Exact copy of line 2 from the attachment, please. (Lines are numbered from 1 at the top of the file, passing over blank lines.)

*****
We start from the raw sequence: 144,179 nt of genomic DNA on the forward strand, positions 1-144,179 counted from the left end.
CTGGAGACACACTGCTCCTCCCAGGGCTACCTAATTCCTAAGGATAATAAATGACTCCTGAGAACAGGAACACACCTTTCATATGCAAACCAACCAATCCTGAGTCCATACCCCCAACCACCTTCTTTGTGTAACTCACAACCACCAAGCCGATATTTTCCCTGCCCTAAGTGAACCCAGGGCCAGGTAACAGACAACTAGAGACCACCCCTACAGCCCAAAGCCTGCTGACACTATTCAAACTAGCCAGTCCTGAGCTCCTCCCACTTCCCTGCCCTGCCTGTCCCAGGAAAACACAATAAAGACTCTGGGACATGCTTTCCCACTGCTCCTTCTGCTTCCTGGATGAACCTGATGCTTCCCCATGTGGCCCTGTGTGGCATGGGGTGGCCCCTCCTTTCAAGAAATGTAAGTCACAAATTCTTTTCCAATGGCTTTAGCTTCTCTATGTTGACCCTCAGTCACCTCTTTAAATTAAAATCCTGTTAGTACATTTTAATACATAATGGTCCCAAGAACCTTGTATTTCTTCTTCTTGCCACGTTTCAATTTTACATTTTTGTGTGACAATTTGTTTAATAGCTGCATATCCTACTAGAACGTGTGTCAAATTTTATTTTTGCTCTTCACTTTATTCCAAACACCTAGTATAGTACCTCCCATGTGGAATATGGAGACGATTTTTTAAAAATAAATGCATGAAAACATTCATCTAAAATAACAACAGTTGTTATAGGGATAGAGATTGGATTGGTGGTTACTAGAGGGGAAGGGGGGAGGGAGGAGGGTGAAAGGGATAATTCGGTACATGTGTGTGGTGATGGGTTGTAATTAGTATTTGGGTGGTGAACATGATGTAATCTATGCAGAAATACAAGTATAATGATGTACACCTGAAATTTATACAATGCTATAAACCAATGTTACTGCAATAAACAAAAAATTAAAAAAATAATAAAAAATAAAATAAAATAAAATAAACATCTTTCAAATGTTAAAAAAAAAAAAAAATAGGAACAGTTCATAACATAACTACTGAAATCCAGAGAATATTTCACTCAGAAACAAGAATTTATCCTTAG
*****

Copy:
CTGGAGACACACTGCTCCTCCCAGGGCTACCTAATTCCTAAGGATAATAAATGACTCCTGAGAACAGGAACACACCTTTCATATGCAAACCAACCAATCCTGAGTCCATACCCCCAACCACCTTCTTTGTGTAACTCACAACCACCAAGCCGATATTTTCCCTGCCCTAAGTGAACCCAGGGCCAGGTAACAGACAACTAGAGACCACCCCTACAGCCCAAAGCCTGCTGACACTATTCAAACTAGCCAGTCCTGAGCTCCTCCCACTTCCCTGCCCTGCCTGTCCCAGGAAAACACAATAAAGACTCTGGGACATGCTTTCCCACTGCTCCTTCTGCTTCCTGGATGAACCTGATGCTTCCCCATGTGGCCCTGTGTGGCATGGGGTGGCCCCTCCTTTCAAGAAATGTAAGTCACAAATTCTTTTCCAATGGCTTTAGCTTCTCTATGTTGACCCTCAGTCACCTCTTTAAATTAAAATCCTGTTAGTACATTTTAATACATAATGGTCCCAAGAACCTTGTATTTCTTCTTCTTGCCACGTTTCAATTTTACATTTTTGTGTGACAATTTGTTTAATAGCTGCATATCCTACTAGAACGTGTGTCAAATTTTATTTTTGCTCTTCACTTTATTCCAAACACCTAGTATAGTACCTCCCATGTGGAATATGGAGACGATTTTTTAAAAATAAATGCATGAAAACATTCATCTAAAATAACAACAGTTGTTATAGGGATAGAGATTGGATTGGTGGTTACTAGAGGGGAAGGGGGGAGGGAGGAGGGTGAAAGGGATAATTCGGTACATGTGTGTGGTGATGGGTTGTAATTAGTATTTGGGTGGTGAACATGATGTAATCTATGCAGAAATACAAGTATAATGATGTACACCTGAAATTTATACAATGCTATAAACCAATGTTACTGCAATAAACAAAAAATTAAAAAAATAATAAAAAATAAAATAAAATAAAATAAACATCTTTCAAATGTTAAAAAAAAAAAAAAATAGGAACAGTTCATAACATAACTACTGAAATCCAGAGAATATTTCACTCAGAAACAAGAATTTATCCTTAG